Thinking about the information hiding effect I had observed by averaging the group interest scores, I wondered whether my own Preference scores were hiding subtleties. Was my Preference score actually made up of 2 or more separate strands that I had not yet identified?

After reviewing my images again, I concluded there were two key strands and possibly more, that I was unconsciously using when scoring for Preference. They were:

  1. Would the image be appreciated by other photographers?
    • In other words, not my own preference but my ideas of others’ preferences. I am seeking the approval of others!
  2. From my own perspective, had I succeeded, in turning the banal into a piece of art with a significant narrative potential?
    • Now, this is far more about myself, my real photographic preferences and goals.

I now re-scored for my own preferences in terms of these two, now separate, criteria which I have labelled “Others Preference” and “Banal Art”.

Immediately, there is a significant difference between these results and those where I had looked only at my “preference” as a single, broad category.

I chose to review only those images where I scored it as a 5 for Banal Art. These are images where I am particularly happy that they meet my artistic preferences for Banal Art.

Result – There are 6 images that meet my criteria and yet I believed these are not images that would be generally appreciated by other photographers.  They are images #2, 4, 8, 9 13 & 16.

Now to compare my “Banal Art” results with the group’s results for preference.

Again, the group scores varied greatly and so averaging was not appropriate. Therefore, I looked for comparisons against individual group members.

Here 6 people agreed with my “Banal Art” preferences for at least 4 of the images. Consequently, when I am truly succeeding against my own goals (rather than aiming to please others) ~1/3rd of the group are also showing a preference for these works.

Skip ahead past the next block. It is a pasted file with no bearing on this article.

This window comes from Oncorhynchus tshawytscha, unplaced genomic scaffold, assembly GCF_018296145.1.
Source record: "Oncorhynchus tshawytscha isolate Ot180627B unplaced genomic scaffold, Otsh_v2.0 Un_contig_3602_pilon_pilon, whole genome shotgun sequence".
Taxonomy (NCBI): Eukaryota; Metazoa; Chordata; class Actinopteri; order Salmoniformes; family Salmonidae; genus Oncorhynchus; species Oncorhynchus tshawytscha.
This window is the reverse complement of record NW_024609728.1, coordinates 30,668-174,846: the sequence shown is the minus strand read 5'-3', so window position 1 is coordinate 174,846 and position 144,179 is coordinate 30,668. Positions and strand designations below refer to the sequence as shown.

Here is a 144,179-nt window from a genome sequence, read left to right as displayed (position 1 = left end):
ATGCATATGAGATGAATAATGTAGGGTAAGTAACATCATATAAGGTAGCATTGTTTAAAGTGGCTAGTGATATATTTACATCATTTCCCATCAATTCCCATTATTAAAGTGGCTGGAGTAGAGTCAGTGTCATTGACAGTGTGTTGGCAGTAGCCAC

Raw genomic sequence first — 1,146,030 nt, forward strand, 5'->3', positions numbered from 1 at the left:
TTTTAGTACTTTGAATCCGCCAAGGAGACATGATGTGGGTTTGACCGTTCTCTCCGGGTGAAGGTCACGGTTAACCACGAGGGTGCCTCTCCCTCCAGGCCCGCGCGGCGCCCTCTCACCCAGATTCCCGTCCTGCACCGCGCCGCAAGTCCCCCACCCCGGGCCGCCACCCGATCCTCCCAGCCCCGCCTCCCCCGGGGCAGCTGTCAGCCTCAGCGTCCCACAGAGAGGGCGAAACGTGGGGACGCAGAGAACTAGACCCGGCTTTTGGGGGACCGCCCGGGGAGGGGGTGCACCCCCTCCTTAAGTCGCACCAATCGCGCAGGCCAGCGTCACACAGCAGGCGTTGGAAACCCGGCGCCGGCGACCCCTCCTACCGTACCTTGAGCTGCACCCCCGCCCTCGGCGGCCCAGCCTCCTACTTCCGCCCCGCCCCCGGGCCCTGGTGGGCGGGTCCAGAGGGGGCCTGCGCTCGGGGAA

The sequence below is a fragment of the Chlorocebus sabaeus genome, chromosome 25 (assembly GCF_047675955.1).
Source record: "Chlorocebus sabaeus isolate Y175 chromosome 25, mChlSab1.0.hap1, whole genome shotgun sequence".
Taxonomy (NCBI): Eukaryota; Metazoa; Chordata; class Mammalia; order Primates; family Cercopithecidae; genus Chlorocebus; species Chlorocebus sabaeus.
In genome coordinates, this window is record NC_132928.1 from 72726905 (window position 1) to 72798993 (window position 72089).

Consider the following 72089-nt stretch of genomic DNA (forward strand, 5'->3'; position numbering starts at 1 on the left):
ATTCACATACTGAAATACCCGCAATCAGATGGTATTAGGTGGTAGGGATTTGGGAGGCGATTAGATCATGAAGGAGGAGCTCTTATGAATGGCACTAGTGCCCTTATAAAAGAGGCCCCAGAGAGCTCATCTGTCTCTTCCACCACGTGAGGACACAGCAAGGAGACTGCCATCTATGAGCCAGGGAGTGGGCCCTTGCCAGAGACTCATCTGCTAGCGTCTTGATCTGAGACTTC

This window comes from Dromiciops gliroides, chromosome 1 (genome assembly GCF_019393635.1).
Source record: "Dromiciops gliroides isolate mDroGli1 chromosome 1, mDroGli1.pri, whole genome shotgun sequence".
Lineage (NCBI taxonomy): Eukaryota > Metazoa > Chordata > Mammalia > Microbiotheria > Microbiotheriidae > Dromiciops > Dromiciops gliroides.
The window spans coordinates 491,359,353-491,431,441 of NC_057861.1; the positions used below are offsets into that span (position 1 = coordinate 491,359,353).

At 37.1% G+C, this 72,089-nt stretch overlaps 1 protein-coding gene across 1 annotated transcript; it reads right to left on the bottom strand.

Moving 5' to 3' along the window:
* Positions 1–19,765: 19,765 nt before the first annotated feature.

So, the appreciation for my “Banal Art” images is greater than I had suspected.

Finally, I compared my highest scores for “Others’ Preferences” with the individual scores given by the group for the same images. Unsurprisingly, as this is where I am judging my images for their appeal to others, there is a strong correlation between my scores and the group scores.

I looked at all the images that I scored as 4 or 5. That was 7 images, numbers 1, 6, 15, 19, 26, 31 & 32.

Result – for all 7 images, 9 to 12 members of the group also scored them highly. So that means I do have a good sense for the types of images that will appeal to other photographers, despite that creating that type of image is not my primary goal.

Conclusions – The objective for the exercise was to understand more about my own photographic thinking and evaluation processes.

My most significant learning has been the separating of my own “Preference” into the two distinct categories of “Banal Art” and “Other’s Preferences”. I now have a means to test my images as to whether they are meeting my real internal goals or just being created in the hope of gaining the approval from others.

My identification of the word “banal”, as applied to my images, has also opened up a new and rich area for academic research into the work of other photographers.

I have also discovered that, amongst photographers at least, images that I consider to be banal art do create a satisfying although certainly not universal, level of interest and intrigue.

Finally, I have learned that using averages when the same image can evoke such wide-ranging views hides rather than revealing information.

Thanks, once again, to all the participants. It was your help in creating the raw data that has guided me towards questioning my own thinking processes and so to finding these results.